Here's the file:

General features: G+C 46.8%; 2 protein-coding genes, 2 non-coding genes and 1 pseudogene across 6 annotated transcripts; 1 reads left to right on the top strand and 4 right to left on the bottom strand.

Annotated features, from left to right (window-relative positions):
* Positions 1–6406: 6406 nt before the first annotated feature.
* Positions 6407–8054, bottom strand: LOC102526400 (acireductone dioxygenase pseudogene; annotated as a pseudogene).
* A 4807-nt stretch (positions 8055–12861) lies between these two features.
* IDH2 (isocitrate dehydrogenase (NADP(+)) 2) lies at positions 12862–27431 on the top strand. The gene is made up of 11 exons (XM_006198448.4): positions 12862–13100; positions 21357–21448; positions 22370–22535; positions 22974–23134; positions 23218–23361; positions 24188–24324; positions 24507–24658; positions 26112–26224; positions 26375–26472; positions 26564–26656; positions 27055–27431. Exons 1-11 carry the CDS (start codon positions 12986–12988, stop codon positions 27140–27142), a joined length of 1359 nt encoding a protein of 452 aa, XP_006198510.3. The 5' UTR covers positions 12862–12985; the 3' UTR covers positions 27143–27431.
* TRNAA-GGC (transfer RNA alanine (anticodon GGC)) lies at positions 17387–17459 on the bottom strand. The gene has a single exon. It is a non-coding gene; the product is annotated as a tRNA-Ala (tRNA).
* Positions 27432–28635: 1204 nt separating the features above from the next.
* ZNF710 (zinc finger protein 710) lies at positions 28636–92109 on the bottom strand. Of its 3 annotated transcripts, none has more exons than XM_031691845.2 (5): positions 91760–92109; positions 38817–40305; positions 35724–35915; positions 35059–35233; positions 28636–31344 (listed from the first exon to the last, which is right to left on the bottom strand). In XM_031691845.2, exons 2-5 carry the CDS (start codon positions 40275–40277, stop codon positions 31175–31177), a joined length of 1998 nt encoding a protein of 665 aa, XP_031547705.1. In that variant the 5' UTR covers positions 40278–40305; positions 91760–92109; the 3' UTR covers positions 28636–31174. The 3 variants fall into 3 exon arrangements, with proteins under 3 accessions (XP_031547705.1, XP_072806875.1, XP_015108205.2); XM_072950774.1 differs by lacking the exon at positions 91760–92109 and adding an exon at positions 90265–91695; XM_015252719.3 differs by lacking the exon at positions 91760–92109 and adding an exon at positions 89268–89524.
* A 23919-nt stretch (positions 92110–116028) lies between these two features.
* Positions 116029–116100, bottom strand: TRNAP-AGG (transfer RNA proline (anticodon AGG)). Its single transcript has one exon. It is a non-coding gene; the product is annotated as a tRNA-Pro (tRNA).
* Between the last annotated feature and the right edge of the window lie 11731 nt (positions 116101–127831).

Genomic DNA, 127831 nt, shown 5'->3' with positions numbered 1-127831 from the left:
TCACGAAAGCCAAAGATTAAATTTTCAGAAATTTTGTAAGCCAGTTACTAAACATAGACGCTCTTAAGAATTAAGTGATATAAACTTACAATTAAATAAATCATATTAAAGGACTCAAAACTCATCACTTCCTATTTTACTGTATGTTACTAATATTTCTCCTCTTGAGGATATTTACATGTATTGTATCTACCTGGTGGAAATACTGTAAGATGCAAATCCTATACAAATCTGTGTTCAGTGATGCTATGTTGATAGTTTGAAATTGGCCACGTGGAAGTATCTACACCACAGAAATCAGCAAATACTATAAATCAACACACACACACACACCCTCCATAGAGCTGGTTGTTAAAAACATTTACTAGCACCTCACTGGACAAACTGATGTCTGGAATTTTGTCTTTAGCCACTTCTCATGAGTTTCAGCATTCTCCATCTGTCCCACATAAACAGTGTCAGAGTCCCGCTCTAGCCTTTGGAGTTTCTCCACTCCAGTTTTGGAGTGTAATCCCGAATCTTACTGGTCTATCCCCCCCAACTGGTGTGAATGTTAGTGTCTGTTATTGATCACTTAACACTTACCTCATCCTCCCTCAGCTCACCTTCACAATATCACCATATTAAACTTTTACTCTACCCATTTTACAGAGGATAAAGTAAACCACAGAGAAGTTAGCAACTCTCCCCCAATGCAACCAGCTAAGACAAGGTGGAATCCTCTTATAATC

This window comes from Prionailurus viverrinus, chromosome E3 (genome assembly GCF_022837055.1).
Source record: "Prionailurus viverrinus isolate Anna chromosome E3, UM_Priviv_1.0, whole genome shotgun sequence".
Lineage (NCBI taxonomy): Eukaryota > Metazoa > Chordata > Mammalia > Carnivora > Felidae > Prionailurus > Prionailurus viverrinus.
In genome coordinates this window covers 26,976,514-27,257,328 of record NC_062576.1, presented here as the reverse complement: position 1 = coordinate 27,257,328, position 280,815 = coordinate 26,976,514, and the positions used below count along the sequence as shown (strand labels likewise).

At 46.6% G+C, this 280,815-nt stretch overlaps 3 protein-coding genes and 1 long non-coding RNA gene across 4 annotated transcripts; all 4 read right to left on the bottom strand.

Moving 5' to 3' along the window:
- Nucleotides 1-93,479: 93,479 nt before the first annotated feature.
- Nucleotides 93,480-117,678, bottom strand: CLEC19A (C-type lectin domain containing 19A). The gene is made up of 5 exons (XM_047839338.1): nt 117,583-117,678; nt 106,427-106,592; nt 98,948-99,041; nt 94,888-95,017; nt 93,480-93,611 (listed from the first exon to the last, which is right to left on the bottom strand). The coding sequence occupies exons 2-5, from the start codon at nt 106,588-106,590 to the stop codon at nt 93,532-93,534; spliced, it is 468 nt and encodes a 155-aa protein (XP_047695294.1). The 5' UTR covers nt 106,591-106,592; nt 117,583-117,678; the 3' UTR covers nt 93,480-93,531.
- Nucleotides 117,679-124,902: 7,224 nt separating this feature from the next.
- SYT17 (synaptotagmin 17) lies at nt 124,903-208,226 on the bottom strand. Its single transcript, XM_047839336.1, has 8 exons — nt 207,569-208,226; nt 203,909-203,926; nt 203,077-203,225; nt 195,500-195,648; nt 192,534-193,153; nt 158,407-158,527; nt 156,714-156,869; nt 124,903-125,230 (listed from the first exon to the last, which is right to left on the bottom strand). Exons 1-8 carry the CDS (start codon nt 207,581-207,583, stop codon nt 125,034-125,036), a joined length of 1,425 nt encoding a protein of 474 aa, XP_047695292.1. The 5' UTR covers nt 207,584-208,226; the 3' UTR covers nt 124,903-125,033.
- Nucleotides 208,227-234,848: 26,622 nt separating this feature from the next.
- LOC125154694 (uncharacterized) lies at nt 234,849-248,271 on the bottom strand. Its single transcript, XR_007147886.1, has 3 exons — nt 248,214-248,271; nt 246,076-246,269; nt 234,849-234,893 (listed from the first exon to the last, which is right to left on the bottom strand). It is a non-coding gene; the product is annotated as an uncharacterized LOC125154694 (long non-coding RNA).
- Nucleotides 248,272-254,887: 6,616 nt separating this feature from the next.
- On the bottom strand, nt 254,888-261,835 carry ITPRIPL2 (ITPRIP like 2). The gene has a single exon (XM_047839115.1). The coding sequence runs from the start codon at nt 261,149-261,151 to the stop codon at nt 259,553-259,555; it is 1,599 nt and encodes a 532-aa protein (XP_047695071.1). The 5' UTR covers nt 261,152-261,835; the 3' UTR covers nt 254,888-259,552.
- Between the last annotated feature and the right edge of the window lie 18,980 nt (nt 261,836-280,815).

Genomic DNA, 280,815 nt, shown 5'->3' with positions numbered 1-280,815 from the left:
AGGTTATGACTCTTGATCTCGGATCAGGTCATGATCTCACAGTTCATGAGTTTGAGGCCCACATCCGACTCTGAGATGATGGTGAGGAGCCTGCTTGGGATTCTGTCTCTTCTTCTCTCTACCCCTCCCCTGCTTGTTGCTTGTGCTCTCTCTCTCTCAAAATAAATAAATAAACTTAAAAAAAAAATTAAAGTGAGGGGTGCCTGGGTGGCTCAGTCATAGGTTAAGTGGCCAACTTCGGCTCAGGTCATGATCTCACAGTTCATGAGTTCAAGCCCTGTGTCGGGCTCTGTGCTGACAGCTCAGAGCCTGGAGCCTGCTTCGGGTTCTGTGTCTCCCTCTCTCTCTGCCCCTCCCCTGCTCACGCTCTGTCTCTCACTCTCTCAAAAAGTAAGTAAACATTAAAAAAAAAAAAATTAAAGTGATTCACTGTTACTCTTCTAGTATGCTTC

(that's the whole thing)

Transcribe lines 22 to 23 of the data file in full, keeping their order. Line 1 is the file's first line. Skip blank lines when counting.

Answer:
- Nucleotides 93,480-117,678, bottom strand: CLEC19A (C-type lectin domain containing 19A). The gene is made up of 5 exons (XM_047839338.1): nt 117,583-117,678; nt 106,427-106,592; nt 98,948-99,041; nt 94,888-95,017; nt 93,480-93,611 (listed from the first exon to the last, which is right to left on the bottom strand). The coding sequence occupies exons 2-5, from the start codon at nt 106,588-106,590 to the stop codon at nt 93,532-93,534; spliced, it is 468 nt and encodes a 155-aa protein (XP_047695294.1). The 5' UTR covers nt 106,591-106,592; nt 117,583-117,678; the 3' UTR covers nt 93,480-93,531.
- Nucleotides 117,679-124,902: 7,224 nt separating this feature from the next.